More of the samePlease head back to our in-depth architecture examination and performance numbers to see why Core i7 still has no desktop peer. It's big, efficient and, under load, screaming fast.
Is Core i7 975 Extreme Edition different from the rest, then? Cracking out the table.
|Core i7 chip||Cores
||Form factor||Clock speed||Uncore speed||QPI speed||L2 cache||L3 cache||HT||Turbo Boost||Memory
|Core i7 920||4
|Core i7 940||4||Nehalem||45nm||LGA1,366||2.93GHz||2.13GHz||4.8GT/s||1MB||8MB||Yes||Yes||Tri-channel, DDR3||130W||C0||£450|
|Core i7 965 Extreme Edition||4
|Core i7 975 Extreme Edition||4||Nehalem||45nm||LGA1,366||3.33GHz||2.67GHz||6.4GT/s||1MB||8MB||Yes||Yes||Tri-channel, DDR3||130W||D0||£899|
Take a close look at the attributes and, in the main, the Core i7 975 EE is just a faster-clocked 965 EE. This time, the multiplier jumps 24x to 25x, and knowing that Core i7s run off a base clock (BCLK) of 133MHz, there's an extra 133MHz on tap. The Extreme Edition chips are unlocked anyway, so should you own a 965 EE then increasing the multiplier will give you a pseudo 975 EE.
Just like the other Core i7s, Turbo Boost technology increases core speed, usually by one multiplier, if the CPU's load is distributed over, say, two cores. Intel could clearly have released 975 EE at 3.46GHz, but why bother when there's no competition?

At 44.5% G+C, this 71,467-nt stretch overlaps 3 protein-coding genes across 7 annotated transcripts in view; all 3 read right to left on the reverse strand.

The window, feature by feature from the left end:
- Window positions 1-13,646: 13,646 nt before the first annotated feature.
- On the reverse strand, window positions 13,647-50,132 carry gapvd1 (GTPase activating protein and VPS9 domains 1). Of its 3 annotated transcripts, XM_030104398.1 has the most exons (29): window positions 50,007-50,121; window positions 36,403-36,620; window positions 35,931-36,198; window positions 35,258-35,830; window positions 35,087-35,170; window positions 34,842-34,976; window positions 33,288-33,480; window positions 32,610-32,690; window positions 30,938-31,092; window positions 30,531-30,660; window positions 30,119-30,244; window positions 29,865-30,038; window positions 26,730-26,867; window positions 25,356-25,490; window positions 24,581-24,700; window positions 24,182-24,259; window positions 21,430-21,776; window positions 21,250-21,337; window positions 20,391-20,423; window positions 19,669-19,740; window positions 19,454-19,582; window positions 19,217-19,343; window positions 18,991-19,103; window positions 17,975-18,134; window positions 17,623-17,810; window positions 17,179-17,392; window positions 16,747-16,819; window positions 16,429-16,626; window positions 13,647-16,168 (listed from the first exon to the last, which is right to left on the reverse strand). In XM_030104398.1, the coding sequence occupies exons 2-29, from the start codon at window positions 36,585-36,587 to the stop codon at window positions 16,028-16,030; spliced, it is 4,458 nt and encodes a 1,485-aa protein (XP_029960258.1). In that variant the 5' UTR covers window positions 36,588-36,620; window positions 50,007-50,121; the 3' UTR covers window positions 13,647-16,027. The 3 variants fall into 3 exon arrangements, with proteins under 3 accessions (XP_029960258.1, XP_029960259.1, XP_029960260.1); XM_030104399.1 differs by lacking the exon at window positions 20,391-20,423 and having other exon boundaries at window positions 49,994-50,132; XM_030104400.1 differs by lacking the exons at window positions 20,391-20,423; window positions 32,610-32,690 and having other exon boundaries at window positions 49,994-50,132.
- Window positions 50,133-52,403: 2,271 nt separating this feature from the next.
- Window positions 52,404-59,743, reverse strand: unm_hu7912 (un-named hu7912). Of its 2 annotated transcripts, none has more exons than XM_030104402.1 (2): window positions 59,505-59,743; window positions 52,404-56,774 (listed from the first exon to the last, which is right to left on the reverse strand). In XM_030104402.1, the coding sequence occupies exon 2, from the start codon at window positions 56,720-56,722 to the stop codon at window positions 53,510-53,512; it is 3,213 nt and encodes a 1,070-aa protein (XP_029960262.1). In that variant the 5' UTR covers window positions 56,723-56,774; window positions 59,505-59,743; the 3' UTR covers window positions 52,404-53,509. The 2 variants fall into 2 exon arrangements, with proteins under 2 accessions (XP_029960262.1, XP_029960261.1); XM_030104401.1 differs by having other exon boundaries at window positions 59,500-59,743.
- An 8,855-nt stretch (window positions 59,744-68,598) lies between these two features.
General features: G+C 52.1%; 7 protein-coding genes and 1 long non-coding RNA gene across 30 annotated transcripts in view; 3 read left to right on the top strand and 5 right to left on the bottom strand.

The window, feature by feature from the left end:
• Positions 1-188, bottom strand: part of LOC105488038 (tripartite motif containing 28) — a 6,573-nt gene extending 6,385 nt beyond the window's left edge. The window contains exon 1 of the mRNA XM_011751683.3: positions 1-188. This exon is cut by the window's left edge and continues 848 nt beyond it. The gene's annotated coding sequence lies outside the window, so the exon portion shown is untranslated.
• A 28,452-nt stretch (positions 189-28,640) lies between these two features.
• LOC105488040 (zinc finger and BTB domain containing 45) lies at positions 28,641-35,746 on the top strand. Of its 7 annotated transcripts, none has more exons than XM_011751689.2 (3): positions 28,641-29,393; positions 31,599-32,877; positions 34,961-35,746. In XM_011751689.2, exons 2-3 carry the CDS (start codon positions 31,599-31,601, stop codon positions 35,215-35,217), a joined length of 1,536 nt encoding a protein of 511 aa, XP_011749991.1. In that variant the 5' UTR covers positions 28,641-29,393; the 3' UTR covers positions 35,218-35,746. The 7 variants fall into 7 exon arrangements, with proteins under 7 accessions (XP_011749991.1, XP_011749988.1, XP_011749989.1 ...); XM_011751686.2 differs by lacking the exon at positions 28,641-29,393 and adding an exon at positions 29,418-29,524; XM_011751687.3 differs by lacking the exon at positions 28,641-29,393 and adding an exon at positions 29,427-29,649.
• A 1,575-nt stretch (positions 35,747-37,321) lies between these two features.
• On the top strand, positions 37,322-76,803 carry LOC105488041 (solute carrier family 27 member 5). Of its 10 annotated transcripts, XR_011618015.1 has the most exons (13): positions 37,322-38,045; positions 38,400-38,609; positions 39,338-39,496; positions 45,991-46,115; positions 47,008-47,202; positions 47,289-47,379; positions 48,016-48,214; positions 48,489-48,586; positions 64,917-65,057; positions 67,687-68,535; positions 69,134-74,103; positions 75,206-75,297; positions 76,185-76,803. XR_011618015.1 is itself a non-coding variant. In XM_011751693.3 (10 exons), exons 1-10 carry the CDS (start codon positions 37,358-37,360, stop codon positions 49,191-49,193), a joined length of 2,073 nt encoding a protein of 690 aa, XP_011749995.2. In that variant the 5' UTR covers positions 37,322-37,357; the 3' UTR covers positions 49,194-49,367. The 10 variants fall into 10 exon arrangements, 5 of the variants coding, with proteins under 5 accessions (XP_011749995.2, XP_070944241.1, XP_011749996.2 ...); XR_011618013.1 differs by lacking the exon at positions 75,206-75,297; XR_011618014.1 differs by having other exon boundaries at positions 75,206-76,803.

First brought in with the Core i7 920, the range-topping chip is based around the D0 stepping, whereas others ship with the original C0. There's no difference with respect to benchmark performance - a C0 and D0 Core i7 920 will perform the same - but the newer stepping purports to have better overclocking potential and may run at its stated frequency with a smidge less voltage. However, bear in mind that the TDP is still a hungry 130W.
Core i7 950
Intel will also introduce a Core i7 950, clocked in at 3.06GHz (23x 133MHz BCLK) that's identical to the Core i7 940 in every other way. It would be logical to assume that the new 975 EE and 950 will take the place of the 965 EE and now-defunct 940, moving the range up one multiplier but keeping pricing at roughly the same levels.
It's taken over six months for Intel to make changes to the Core i7 line-up. That's now happening with faster models replacing he incumbents, but they won't be cheap, coming in at £450 and £899 for the Core i7 950 and 975 EE, respectively.